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Focus on… Growing primary care

Dr Jonathan Shapiro on the whats, whys and hows of increasing capacity

Recent NHS reforms have all included an emphasis on the expansion of primary care, and the two case studies in this edition reflect the diversity of what primary care can deal with – from sleep apnoea (How we diagnose sleep apnoea in primary care) to the classic heart-sink presentation of patients with ‘funny turns’ (A symptoms-based approach to ‘funny turns’).

The expert panel (Primary care in a different capacity) explores the issues of what deciding to ‘make’ instead of ‘buy’ throws up. In this introduction, I thought it would be worth giving a overview of moves to expand primary care, under the headings of ‘what’, ‘why’, and ‘how’.

In many ways, defining the ‘what’ may be the hardest task, as primary care has traditionally been defined by its role and not the specifics of the conditions being treated. According to Starfield,1 good primary care has several important properties:

  • first point of contact
  • contextualised care (covering the social and psychological aspects of illness as well as the physical ones)
  • continuity of care
  • the co-ordination of wider services.

In Starfield’s definition, the specifics of care are not mentioned – the term is generic, and could be applied to any illness. In the current discussions, the changes being mooted are less about the nature of primary care, and more about the ‘movement of care closer to home’ – a policy that seems to be based on the obverse of Starfield’s definitions. It is all about the location and content of the care, and little about its nature.

We need to be aware of this dissonance. The various roles of primary care underpin its success and if we forget that, we will merely recreate secondary care in the community – an entirely different kind of entity.

The second question is why expand primary care? Starfield went on to analyse primary care-based systems internationally, and concluded that they offer several advantages:2

  • greater access to necessary services
  • better quality of care
  • greater focus on prevention
  • early management of health problems
  • the accumulation of the main primary care delivery characteristics
  • reducing unnecessary and potentially harmful specialist care.

It is worth noting that Starfield didn’t mention costs here, given that one of the main drivers for expanding primary care in England seems to be that of cost reduction.

The current assumption is that moving activity out of institutional settings into community ones is bound to save money. But this is likely to be true only if the shifted activity requires marginal change to staff and facilities – in other words, the system doesn’t need to erect new buildings or employ new staff – and if the primary care model of care doesn’t merely replicate the hospital model (which is where we came in…).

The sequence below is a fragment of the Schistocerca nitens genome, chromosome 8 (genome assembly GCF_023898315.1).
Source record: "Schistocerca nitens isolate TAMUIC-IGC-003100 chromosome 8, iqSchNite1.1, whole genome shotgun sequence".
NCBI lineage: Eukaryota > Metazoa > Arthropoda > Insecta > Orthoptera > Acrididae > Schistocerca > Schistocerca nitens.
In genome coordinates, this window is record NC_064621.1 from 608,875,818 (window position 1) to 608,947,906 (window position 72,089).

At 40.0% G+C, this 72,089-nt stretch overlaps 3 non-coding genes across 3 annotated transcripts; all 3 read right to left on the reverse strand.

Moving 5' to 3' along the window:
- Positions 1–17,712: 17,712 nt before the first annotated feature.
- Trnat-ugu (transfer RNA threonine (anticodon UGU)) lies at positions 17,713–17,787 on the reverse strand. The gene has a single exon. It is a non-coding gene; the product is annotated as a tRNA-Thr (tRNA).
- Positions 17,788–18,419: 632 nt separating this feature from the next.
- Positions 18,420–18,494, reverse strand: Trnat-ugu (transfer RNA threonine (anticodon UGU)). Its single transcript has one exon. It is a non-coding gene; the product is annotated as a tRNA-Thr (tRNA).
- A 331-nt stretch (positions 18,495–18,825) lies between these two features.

Finally, there is the issue of how to expand primary care, and it is here that the real philosophy underpinning 20 years of reforms matters most.

If those who work in primary care are allowed to extend their ownership of services and the supporting resources, then an opportunity genuinely exists to change the paradigm of care once and for all: allowing each unit – whether doctor, practice or clinical commissioning groups – to decide what to make and what to buy, and to carry the appropriate accountability for their decisions. That should encourage responsible inventiveness in a way that a centralised bureaucratic public service will never permit.

The risk is that building up the earned autonomy required to allow the units their independence will be so bureaucratic and cumbersome that any creativity will be stifled, and indeed it seems that the minutiae of public-sector ‘grey suitedness’ is already demotivating those who might be at the vanguard of change.

The final message is therefore about encouraging the system to tolerate a modicum of risk, enough to let the embryonic responsible inventors realise their potential, without destroying the system that they are there to develop.

Dr Jonathan Shapiro is senior lecturer in health services research at the University of Birmingham and a former GP


1 Starfield B. Primary care: balancing health needs, services and technology. Oxford University Press, 1998

2 Department of Health. Implementing care closer to home: convenient quality care for patients. 2006